1 And he said to them, "I tell you the truth, some who are standing here will not taste death before they see the kingdom of God come with power." 2 After six days Jesus took Peter, James and John with him and led them up a high mountain, where they were all alone. There he was transfigured before them. 3 His clothes became dazzling white, whiter than anyone in the world could bleach them. 4 And there appeared before them Elijah and Moses, who were talking with Jesus. 5 Peter said to Jesus, "Rabbi, it is good for us to be here. Let us put up three shelters — one for you, one for Moses and one for Elijah." 6 (He did not know what to say, they were so frightened.) 7 Then a cloud appeared and enveloped them, and a voice came from the cloud: "This is my Son, whom I love. Listen to him!"
29 for our "God is a consuming fire."
24 For the Lord your God is a consuming fire, a jealous God.
12 And I saw the dead, great and small, standing before the throne, and books were opened. Another book was opened, which is the book of life. The dead were judged according to what they had done as recorded in the books.
10 You, then, why do you judge your brother? Or why do you look down on your brother? For we will all stand before God's judgment seat.
11 "I watched then because of the sound of the pompous words which the horn was speaking; I watched till the beast was slain, and its body destroyed and given to the burning flame.
12 As for the rest of the beasts, they had their dominion taken away, yet their lives were prolonged for a season and a time.
20 But the beast was captured, and with him the false prophet who had performed the miraculous signs on his behalf. With these signs he had deluded those who had received the mark of the beast and worshiped his image. The two of them were thrown alive into the fiery lake of burning sulfur.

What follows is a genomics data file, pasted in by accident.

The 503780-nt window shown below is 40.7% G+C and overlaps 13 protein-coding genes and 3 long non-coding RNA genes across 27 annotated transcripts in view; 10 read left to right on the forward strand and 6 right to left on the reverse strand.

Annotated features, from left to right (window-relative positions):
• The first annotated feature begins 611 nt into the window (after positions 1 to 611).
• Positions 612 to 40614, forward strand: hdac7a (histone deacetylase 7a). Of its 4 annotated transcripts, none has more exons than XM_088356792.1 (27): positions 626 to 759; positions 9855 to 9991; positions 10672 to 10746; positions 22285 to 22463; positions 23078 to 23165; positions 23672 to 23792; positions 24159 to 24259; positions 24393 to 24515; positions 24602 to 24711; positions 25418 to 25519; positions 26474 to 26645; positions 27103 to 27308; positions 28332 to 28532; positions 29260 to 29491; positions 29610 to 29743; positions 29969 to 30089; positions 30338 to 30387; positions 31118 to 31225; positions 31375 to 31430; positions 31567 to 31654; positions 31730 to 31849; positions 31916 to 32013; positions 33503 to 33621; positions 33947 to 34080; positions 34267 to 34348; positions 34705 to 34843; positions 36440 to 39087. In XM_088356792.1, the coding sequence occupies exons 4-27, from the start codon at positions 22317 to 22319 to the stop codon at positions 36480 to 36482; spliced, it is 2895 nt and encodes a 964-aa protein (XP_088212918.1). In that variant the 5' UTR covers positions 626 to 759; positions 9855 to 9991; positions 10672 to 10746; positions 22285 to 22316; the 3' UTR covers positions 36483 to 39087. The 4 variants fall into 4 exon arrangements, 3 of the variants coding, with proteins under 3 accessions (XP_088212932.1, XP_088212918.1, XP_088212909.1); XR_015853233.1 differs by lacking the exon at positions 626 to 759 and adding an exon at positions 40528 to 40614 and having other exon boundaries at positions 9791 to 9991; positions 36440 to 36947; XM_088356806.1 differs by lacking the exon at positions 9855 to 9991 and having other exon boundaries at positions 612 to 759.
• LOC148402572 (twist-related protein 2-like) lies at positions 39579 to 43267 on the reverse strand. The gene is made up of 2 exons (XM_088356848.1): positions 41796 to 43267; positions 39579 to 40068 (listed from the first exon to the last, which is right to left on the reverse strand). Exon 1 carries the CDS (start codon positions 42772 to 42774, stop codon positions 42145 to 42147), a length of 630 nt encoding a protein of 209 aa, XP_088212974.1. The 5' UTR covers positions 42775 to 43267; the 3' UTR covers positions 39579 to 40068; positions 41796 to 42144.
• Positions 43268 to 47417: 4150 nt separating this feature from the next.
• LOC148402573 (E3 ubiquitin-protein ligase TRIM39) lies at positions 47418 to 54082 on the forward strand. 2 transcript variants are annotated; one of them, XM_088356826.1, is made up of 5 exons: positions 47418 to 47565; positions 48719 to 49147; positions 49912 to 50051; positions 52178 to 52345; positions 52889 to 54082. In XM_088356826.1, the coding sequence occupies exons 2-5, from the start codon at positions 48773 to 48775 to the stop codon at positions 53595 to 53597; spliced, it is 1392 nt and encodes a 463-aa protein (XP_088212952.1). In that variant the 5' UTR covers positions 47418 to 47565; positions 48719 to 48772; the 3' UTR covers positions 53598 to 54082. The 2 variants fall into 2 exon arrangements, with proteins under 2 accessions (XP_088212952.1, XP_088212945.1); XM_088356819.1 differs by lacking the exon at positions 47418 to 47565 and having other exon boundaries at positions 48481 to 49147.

8 And then the lawless one will be revealed, whom the Lord Jesus will overthrow with the breath of his mouth and destroy by the splendor of his coming.
10 And the devil, who deceived them, was thrown into the lake of burning sulfur, where the beast and the false prophet had been thrown. They will be tormented day and night forever and ever.
25 He will cause deceit to prosper, and he will consider himself superior. When they feel secure, he will destroy many and take his stand against the Prince of princes. Yet he will be destroyed, but not by human power.
This teaches us something about how God relates to the rulers and kingdoms of this world. All human institutions are fallen, and none is perfect. Some misuse that power so badly that God intervenes to bring them down. Other kings and kingdoms use their power in ways that God is willing to tolerate for a time. All human kingdoms ultimately will be replaced by God’s kingdom. But some human kingdoms are better than others, and God relates to them in different ways.
13 Everyone must submit himself to the governing authorities, for there is no authority except that which God has established. The authorities that exist have been established by God.
10 Therefore, you kings, be wise; be warned, you rulers of the earth. 11 Serve the Lord with fear and rejoice with trembling.
5 The Lord is at your right hand; he will crush kings on the day of his wrath.
5 You have rebuked the nations and destroyed the wicked; you have blotted out their name forever and ever.
13 "I was watching in the night visions, And behold, One like the Son of Man, Coming with the clouds of heaven! He came to the Ancient of Days, And they brought Him near before Him.
14 Then to Him was given dominion and glory and a kingdom, That all peoples, nations, and languages should serve Him. His dominion is an everlasting dominion, Which shall not pass away, And His kingdom the one Which shall not be destroyed.
30 "At that time the sign of the Son of Man will appear in the sky, and all the nations of the earth will mourn. They will see the Son of Man coming on the clouds of the sky, with power and great glory. 31 And he will send his angels with a loud trumpet call, and they will gather his elect from the four winds, from one end of the heavens to the other.
11 "Men of Galilee," they said, "why do you stand here looking into the sky? This same Jesus, who has been taken from you into heaven, will come back in the same way you have seen him go into heaven."
16 For the Lord himself will come down from heaven, with a loud command, with the voice of the archangel and with the trumpet call of God, and the dead in Christ will rise first. 17 After that, we who are still alive and are left will be caught up together with them in the clouds to meet the Lord in the air. And so we will be with the Lord forever.
27 For the Son of Man is going to come in his Father's glory with his angels, and then he will reward each person according to what he has done.
34 I will not violate my covenant or alter what my lips have uttered. 35 Once for all, I have sworn by my holiness — and I will not lie to David — 36 that his line will continue forever and his throne endure before me like the sun; 37 it will be established forever like the moon, the faithful witness in the sky." Selah